The newspaper cited a “high-ranking official with knowledge of the situation” and said an announcement could come in the next couple of weeks. Adding two members would give the powerhouse SEC 16 teams, the largest in major college football.
Questions about the report were greeted by a series of no comments from the primary parties involved, but no denials.
“I’m talking about the 2021 season,” SEC commissioner Greg Sankey said as Day 3 of the SEC’s four-day football talk-fest in Hoover, Ala., wound down.
Big 12 commissioner Bob Bowlsby, whose 10-member league would suffer a major blow with such defections, did not return messages from AP seeking comment.
“The college athletics landscape is shifting constantly,” Oklahoma said in a statement. “We don’t address every anonymous rumor.”
A Texas statement offered a similar response: “Speculation always swirls around collegiate athletics. We will not address rumors or speculation.”
Any move to leave the Big 12 would be complicated by an agreement its schools made after the last round of realignment to hand their media rights over to the league through their current television deals. The grant of rights lines up with the Big 12′s contracts with Fox and ESPN and runs through the 2024-25 school year.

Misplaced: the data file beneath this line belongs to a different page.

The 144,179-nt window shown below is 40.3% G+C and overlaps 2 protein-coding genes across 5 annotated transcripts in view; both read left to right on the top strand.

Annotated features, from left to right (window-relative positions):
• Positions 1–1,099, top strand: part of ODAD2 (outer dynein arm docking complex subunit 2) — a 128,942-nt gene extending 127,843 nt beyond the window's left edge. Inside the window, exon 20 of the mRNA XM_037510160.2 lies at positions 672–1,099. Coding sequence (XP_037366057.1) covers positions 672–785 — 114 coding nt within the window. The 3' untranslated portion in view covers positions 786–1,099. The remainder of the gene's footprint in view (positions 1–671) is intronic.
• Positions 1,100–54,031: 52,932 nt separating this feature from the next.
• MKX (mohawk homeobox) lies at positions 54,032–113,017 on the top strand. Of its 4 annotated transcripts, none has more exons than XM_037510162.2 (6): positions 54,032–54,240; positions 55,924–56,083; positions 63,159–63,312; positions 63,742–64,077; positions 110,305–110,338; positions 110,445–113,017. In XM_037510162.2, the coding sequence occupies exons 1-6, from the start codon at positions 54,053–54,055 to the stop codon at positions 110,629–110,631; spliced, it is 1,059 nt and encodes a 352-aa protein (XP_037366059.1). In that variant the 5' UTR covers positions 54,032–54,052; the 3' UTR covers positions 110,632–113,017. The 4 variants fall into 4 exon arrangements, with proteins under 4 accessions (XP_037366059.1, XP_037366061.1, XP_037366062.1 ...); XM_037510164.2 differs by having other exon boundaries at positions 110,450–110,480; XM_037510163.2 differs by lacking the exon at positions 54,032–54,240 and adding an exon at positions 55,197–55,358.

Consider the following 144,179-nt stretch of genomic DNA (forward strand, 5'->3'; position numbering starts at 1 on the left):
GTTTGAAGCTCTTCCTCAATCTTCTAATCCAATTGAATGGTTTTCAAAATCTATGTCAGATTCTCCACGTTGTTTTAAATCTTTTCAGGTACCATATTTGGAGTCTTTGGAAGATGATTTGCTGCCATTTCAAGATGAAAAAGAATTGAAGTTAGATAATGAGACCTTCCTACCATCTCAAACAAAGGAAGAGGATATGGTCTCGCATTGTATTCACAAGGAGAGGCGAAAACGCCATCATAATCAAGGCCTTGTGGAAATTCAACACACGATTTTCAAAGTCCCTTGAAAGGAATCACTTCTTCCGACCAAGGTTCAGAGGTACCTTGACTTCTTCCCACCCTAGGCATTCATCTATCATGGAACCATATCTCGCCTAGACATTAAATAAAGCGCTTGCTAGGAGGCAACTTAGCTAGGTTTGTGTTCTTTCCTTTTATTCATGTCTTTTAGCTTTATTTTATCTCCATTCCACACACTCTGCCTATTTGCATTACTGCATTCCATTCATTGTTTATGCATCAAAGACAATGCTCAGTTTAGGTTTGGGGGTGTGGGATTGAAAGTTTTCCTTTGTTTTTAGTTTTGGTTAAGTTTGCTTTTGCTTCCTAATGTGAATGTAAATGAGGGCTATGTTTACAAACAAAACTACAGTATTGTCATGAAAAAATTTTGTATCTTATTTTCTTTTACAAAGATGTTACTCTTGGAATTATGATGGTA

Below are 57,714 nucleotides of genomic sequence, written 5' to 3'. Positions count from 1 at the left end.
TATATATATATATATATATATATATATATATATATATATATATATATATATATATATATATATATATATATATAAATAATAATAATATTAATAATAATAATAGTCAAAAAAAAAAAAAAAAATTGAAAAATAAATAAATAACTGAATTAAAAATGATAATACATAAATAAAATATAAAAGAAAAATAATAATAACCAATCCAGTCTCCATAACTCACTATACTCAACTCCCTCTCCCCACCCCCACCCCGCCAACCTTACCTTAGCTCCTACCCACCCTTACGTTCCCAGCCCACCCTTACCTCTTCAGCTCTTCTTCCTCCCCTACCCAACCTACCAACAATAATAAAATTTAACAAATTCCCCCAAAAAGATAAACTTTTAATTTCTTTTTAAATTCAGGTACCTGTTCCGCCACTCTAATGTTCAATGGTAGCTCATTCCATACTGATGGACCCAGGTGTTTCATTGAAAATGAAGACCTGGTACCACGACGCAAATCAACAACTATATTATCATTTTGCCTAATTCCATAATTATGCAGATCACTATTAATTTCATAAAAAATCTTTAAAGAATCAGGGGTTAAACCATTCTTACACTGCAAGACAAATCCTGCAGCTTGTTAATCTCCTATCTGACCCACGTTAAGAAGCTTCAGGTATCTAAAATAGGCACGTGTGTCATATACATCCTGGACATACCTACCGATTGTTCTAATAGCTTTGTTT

Back in 2010, the then Pac-10 — led by new commissioner Larry Scott — tried to woo Texas and five other Big 12 schools into the West Coast-based conference to form a Pac-16.
Texas stayed put and instead started its own television network. After another flirtation between Texas, Oklahoma and Scott, Texas A&M bolted for the SEC in 2012 and Missouri followed the Aggies.
The Big 12, which had already lost Nebraska to Big Ten and Colorado to the now Pac-12, managed to hang on by inviting TCU and West Virginia.
College sports was turned upside down for about three years as conferences jockeyed to fortify themselves and schools scrambled to not be left out.
The Big East was poached right out of the major…